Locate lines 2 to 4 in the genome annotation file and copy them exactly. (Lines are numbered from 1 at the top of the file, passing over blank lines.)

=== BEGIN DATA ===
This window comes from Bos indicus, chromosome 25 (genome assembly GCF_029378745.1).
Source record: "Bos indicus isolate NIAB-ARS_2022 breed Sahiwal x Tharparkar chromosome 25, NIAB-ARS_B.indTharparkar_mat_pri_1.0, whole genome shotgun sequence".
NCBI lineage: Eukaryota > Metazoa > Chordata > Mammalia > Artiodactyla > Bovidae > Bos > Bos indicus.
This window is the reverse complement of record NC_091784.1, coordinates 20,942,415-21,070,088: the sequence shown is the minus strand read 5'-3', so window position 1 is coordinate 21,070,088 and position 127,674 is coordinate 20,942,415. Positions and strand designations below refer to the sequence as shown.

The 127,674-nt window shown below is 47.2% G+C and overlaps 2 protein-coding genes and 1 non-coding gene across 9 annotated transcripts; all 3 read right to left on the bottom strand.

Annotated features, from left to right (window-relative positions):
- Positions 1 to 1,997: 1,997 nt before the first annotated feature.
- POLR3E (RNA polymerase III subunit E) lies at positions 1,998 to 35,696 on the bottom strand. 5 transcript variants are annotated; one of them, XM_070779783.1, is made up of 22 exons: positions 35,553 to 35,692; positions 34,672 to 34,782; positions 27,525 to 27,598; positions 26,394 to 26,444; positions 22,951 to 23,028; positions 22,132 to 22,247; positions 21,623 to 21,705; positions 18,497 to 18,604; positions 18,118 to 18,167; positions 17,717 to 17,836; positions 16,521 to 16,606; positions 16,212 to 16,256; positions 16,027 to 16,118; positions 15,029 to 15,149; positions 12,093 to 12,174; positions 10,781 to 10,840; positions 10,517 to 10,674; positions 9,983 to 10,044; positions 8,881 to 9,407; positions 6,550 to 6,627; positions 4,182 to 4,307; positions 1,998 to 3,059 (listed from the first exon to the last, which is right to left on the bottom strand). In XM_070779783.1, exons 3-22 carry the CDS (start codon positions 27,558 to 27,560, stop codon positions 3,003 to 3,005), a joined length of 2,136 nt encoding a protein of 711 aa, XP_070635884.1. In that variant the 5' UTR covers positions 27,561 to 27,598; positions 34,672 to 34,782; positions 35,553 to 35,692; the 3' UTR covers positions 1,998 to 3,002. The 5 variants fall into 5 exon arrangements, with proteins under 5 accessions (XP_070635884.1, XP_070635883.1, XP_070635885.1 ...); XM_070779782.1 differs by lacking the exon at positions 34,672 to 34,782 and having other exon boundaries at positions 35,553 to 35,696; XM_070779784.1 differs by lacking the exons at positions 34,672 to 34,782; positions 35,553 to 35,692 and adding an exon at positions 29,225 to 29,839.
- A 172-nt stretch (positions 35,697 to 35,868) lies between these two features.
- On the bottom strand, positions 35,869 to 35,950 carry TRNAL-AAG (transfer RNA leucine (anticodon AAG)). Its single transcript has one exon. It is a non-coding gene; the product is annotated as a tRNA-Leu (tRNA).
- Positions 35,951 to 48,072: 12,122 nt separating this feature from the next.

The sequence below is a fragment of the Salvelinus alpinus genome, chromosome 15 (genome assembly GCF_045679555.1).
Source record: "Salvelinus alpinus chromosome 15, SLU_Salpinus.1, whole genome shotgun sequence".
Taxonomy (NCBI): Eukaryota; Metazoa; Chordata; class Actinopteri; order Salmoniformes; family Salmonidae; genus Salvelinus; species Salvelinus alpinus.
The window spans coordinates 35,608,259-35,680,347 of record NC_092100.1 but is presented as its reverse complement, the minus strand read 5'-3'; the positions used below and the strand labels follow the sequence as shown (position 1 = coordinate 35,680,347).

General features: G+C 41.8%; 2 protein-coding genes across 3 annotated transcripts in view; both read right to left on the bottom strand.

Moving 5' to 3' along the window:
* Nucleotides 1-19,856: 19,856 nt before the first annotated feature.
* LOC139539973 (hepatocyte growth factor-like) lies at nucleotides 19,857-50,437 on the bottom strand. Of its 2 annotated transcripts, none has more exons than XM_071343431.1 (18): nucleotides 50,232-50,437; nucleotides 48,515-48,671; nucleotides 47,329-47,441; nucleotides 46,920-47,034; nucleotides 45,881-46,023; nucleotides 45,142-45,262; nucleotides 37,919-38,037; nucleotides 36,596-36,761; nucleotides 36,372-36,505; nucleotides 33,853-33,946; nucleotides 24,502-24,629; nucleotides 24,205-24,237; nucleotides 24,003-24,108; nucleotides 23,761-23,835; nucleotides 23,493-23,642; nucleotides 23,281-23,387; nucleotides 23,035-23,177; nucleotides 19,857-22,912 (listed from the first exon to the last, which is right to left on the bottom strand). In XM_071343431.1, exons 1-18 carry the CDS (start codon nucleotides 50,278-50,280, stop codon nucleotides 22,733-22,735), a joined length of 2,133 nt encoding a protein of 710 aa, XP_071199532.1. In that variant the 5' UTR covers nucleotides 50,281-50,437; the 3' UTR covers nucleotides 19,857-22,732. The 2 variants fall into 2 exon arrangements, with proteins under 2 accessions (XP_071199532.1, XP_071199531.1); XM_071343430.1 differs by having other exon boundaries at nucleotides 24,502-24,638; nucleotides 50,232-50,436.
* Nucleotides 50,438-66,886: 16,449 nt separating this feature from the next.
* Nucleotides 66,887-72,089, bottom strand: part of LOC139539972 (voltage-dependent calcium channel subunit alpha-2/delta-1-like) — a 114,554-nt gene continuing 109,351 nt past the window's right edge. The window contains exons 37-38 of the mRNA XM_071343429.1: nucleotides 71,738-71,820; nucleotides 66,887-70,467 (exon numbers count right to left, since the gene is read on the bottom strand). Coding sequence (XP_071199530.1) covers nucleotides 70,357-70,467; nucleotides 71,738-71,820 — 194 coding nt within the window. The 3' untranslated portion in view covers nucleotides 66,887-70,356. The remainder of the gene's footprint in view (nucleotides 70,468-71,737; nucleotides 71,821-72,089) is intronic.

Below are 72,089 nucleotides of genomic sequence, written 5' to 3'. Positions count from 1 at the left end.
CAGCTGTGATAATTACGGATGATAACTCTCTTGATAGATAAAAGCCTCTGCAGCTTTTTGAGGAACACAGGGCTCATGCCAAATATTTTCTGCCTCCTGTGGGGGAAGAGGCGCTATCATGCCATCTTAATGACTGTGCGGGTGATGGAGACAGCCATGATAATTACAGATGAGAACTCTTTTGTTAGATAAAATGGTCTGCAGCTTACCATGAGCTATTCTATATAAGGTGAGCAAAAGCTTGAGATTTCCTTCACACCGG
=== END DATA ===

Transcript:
Source record: "Bos indicus isolate NIAB-ARS_2022 breed Sahiwal x Tharparkar chromosome 25, NIAB-ARS_B.indTharparkar_mat_pri_1.0, whole genome shotgun sequence".
NCBI lineage: Eukaryota > Metazoa > Chordata > Mammalia > Artiodactyla > Bovidae > Bos > Bos indicus.
This window is the reverse complement of record NC_091784.1, coordinates 20,942,415-21,070,088: the sequence shown is the minus strand read 5'-3', so window position 1 is coordinate 21,070,088 and position 127,674 is coordinate 20,942,415. Positions and strand designations below refer to the sequence as shown.